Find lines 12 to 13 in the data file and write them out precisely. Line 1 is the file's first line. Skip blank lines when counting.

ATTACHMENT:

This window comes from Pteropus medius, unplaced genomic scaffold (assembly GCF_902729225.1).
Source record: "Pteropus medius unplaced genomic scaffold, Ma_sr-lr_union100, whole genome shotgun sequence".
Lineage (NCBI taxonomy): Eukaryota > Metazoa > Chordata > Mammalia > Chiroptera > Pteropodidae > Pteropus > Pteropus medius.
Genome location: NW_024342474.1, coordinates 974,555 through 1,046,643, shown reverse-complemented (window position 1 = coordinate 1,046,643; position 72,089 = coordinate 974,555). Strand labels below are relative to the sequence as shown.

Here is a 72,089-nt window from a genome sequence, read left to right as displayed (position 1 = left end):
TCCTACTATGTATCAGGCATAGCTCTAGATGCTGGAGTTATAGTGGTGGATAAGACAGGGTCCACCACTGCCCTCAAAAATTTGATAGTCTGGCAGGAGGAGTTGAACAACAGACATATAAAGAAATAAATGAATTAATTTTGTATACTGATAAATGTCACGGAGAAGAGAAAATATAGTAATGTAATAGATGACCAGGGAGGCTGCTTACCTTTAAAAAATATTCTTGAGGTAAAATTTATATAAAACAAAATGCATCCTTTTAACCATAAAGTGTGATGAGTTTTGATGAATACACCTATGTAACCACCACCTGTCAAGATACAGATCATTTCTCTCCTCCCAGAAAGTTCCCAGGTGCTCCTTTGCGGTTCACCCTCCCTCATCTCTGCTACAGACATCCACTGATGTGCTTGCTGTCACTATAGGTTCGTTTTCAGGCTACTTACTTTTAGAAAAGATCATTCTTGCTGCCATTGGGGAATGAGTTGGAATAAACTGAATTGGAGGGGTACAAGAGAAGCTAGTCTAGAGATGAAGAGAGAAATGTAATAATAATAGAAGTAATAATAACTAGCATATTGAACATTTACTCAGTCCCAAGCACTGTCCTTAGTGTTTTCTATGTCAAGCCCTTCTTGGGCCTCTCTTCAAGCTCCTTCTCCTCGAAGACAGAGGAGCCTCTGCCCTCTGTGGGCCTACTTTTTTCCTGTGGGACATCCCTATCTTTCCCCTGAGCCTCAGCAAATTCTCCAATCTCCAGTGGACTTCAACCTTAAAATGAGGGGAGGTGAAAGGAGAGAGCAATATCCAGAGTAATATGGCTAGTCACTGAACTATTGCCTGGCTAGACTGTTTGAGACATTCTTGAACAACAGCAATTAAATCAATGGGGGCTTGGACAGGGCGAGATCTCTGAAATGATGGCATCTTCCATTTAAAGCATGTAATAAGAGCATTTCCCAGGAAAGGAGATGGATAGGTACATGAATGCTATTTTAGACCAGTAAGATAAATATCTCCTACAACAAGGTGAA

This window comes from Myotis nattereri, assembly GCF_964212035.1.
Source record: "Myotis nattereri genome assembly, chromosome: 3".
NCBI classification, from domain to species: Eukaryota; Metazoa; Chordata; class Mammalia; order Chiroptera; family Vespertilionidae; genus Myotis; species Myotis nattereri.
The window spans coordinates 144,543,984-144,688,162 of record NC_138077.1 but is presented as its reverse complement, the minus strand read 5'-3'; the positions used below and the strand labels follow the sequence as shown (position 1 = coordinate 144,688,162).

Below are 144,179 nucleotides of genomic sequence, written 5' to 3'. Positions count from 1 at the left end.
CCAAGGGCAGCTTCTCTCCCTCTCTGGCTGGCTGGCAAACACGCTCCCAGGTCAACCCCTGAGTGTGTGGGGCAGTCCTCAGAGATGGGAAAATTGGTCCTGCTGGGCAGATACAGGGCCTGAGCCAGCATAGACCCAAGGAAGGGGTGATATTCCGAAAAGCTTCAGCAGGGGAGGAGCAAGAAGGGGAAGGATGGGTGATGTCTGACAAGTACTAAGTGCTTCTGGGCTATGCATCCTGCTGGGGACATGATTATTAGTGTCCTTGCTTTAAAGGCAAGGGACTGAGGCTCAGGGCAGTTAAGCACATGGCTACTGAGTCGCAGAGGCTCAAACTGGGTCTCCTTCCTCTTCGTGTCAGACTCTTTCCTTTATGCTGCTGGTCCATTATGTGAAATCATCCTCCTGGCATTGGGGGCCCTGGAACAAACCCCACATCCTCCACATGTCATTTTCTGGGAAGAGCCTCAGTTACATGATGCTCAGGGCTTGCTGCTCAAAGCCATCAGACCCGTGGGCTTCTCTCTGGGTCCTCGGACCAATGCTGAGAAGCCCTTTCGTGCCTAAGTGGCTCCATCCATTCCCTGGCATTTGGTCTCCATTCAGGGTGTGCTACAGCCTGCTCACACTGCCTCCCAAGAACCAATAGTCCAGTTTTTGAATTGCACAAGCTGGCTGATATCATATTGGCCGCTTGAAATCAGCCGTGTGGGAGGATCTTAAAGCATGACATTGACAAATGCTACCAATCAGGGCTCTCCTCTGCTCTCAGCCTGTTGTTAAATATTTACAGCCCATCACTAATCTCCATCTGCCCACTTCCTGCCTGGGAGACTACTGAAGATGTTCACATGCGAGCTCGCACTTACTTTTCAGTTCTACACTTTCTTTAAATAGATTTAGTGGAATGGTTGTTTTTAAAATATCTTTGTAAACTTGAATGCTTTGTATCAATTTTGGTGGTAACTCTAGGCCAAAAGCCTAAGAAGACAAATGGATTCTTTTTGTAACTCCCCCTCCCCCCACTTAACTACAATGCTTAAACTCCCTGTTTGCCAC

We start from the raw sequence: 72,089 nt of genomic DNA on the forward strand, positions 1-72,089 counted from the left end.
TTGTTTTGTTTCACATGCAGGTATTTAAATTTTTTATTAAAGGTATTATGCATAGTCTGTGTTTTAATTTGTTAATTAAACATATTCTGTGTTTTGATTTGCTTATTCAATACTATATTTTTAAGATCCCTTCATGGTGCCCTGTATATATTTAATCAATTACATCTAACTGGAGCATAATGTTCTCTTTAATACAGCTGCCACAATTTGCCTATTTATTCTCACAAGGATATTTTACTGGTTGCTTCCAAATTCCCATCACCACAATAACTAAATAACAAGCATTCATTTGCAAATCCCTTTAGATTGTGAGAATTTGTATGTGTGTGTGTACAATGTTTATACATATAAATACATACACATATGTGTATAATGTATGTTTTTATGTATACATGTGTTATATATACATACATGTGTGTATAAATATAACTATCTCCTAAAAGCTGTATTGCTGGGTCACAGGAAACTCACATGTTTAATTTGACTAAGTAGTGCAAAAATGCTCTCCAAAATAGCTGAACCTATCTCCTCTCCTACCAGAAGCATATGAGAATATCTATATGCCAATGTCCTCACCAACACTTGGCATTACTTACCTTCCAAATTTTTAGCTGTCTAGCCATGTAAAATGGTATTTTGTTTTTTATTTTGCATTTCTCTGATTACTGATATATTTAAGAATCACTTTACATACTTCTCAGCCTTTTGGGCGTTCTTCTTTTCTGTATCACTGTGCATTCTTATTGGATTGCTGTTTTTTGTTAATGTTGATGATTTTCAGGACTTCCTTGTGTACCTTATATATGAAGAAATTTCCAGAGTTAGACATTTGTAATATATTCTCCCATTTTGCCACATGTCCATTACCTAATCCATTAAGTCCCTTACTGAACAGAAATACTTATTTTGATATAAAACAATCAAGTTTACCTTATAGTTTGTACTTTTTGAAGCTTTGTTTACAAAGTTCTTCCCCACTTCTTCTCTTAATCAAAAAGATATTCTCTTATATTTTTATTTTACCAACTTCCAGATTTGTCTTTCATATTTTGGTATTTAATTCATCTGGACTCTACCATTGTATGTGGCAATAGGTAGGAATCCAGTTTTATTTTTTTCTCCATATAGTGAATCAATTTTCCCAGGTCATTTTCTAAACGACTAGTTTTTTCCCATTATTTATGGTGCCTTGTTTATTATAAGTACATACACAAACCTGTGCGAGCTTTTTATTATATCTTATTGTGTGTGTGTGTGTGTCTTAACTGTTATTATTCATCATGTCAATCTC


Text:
CCAAGGGCAGCTTCTCTCCCTCTCTGGCTGGCTGGCAAACACGCTCCCAGGTCAACCCCTGAGTGTGTGGGGCAGTCCTCAGAGATGGGAAAATTGGTCCTGCTGGGCAGATACAGGGCCTGAGCCAGCATAGACCCAAGGAAGGGGTGATATTCCGAAAAGCTTCAGCAGGGGAGGAGCAAGAAGGGGAAGGATGGGTGATGTCTGACAAGTACTAAGTGCTTCTGGGCTATGCATCCTGCTGGGGACATGATTATTAGTGTCCTTGCTTTAAAGGCAAGGGACTGAGGCTCAGGGCAGTTAAGCACATGGCTACTGAGTCGCAGAGGCTCAAACTGGGTCTCCTTCCTCTTCGTGTCAGACTCTTTCCTTTATGCTGCTGGTCCATTATGTGAAATCATCCTCCTGGCATTGGGGGCCCTGGAACAAACCCCACATCCTCCACATGTCATTTTCTGGGAAGAGCCTCAGTTACATGATGCTCAGGGCTTGCTGCTCAAAGCCATCAGACCCGTGGGCTTCTCTCTGGGTCCTCGGACCAATGCTGAGAAGCCCTTTCGTGCCTAAGTGGCTCCATCCATTCCCTGGCATTTGGTCTCCATTCAGGGTGTGCTACAGCCTGCTCACACTGCCTCCCAAGAACCAATAGTCCAGTTTTTGAATTGCACAAGCTGGCTGATATCATATTGGCCGCTTGAAATCAGCCGTGTGGGAGGATCTTAAAGCATGACATTGACAAATGCTACCAATCAGGGCTCTCCTCTGCTCTCAGCCTGTTGTTAAATATTTACAGCCCATCACTAATCTCCATCTGCCCACTTCCTGCCTGGGAGACTACTGAAGATGTTCACATGCGAGCTCGCACTTACTTTTCAGTTCTACACTTTCTTTAAATAGATTTAGTGGAATGGTTGTTTTTAAAATATCTTTGTAAACTTGAATGCTTTGTATCAATTTTGGTGGTAACTCTAGGCCAAAAGCCTAAGAAGACAAATGGATTCTTTTTGTAACTCCCCCTCCCCCCACTTAACTACAATGCTTAAACTCCCTGTTTGCCAC

We start from the raw sequence: 72,089 nt of genomic DNA on the forward strand, positions 1-72,089 counted from the left end.